On this most Americans can agree: President John F. Kennedy was shot and killed in
But four decades later, just about every other detail of the assassination of the charismatic, photogenic politician is subject to debate.
Was the CIA behind the murder? Fidel Castro? The Mafia? The FBI? LBJ? The Russians? Martians?
Or were Lee Oswald, the accused assassin, and Jack Ruby, Oswalds killer, simply two lone nuts who managed to carry out a pair of inconceivable shootings?
That, of course, was also the conclusion of the presidential commission appointed a week after the assassination. Headed by Supreme Court Chief Justice Earl Warren, the commission announced its Oswald-acted-alone findings on September 24, 1964.
On that date, vigorous conspiracy theories commenced, and the whodunit debate has roiled ever since.
The Kennedy assassination really has achieved mystic significance, McAdams, 58, tells the Crime Library. In this era when conspiracy theories abound, says McAdams, The greatest and grandest of all conspiracy theories is the Kennedy assassination conspiracy theory.
On one side are the conspiracy theorists, on the other the so-called debunkers. They argue with a fervor normally reserved for politics and religion.
Scores of books have been written about the assassination, and perhaps a hundred Web sites are dedicated to the subject, including one vast archive maintained by McAdams.
In these arenas, conspiracy theorists throw out questions, and debunkers try to respond.
Some questions are broad: Why did the Secret Service remove President Kennedy's body from
Dave Reitzes, 34, a writer who lives in
I was drawn into it by Oliver Stone's movie in 1991, he writes in an e-mail interview. I was a rabid conspiracy theorist for eight or nine years, then did a hard about-face when I began to realize how wrong my thinking had been.
He says the conspiracies are propelled by disbelief that 10th-grade dropout Oswald--a silly little Communist, in the reported words of Jackie Kennedycould have killed a president; by a distrust of government, and by the poor work of mainstream journalists and historians who allow questionable theories to go largely unchallenged.
He adds, The truth is available to anyone who cares to study up on it. But those who fail to differentiate between evidence that is verifiable and the more popular varieties -- i.e., unsubstantiated eyewitness claims, hearsay, rumor, and supposition -- are going to forever doom themselves to chasing shadows, much like the hunters of flying saucers, Bigfoot, etc.
Reitzes says the conspiracy theories can be withering.
Of late, I confess I've found it hard to maintain much interest, he says. The seemingly endless springs of gullibility grow tiresome, and the theories certainly aren't getting any more persuasive. If anything, they get more outlandish as the years go by.
One prominent conspiracy theorist, Barb Junkkarinen, agrees that far-out conjectures get in the way.
Unfortunately, what gets all the attention are the nuts on both sides, she says. Everyone (in the media) runs to them, and the rest of us suffer the consequences.
Junkkarinen, 52, who lives near
She doubts Oswald shot Kennedy. She believes instead that he was set up as a foil to a larger conspiracy, which was covered up by a panicked
Junkkarinen says she was drawn into the JFK assassination long before Oliver Stones film. (She admits it is an obsession; her e-mail name is barbjfk, and she notes with a laugh that her husband recently gave her a Mannlicher-Carcano rifle, the brand found near the assassins window roost at the Texas School Book Depository building in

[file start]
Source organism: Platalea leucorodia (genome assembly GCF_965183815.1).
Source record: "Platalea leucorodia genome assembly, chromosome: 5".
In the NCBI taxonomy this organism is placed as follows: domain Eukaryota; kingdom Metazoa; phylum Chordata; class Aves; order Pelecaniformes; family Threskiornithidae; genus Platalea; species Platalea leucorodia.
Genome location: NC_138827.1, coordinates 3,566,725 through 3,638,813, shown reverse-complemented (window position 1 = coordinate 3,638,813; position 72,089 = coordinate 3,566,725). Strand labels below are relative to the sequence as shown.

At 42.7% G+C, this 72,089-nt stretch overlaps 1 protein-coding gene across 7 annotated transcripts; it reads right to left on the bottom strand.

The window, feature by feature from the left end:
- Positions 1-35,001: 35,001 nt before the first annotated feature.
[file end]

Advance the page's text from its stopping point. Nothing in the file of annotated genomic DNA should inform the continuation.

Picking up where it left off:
For me, I love a mystery, Junkkarinen says. I grew up reading Nancy Drew and Trixie Belden. I think it was that and the medical evidence that sucked me into it.
She is an active member of a Web-based Kennedy assassination discussion group, attends JFK conferences and sometimes writes about the Kennedy evidence.
A lot of people want to place blame for who is responsible, she says. Im not sure that can be done, and Im not sure it matters. I think for me, if someone would come forward and say, There was a conspiracy and there was a cover-up, and now its such a mess it can never be untangled. That would satisfy me.
And why does it matter at this point?
I think it matters because Americans expect and deserve a true history, and I dont think we have that, Junkkarinen says. Thats the bottom line: History should be true.
Ruby did a tremendous amount to perpetrate the conspiracy theories, he says. Depriving American history and the American people of a Lee Harvey Oswald trial was a terrible thing.
But various government authorities can be blamed, as well.
The Secret Service and Kennedys top aides spirited the presidents body out of
The fumbled Bay of Pigs invasion of Cuba and the report that the Kennedy administration had contracted Mafia assassins to kill Fidel Castrooperating a damned Murder Inc. in the Caribbean, in the words of Lyndon Johnson--gave legs to the notion that the United States would do nefarious business with just about anyone for just about any purpose.
Suspicious doings, polluted evidence, the credibility gap, striking coincidences: For many, these factors make doubting seem more sensible than believing.
Junkkarinen, a doubter, uses the analogy of a 1,000-piece jigsaw puzzle, which is complicated enough. But the box of the JFK assassination puzzle has 2,000 pieces. To solve it, you must first figure out which 1,000 pieces dont fit.
On the other hand, McAdams, the believer, says too many conspiracy theorists flyspeck just one inaccurate piece of the puzzle, then use that error as a basis to dismiss the entire Kennedy investigation.
The tactic has been known to work in the contemporary world of criminal justice: If the glove doesnt fit, you must acquit.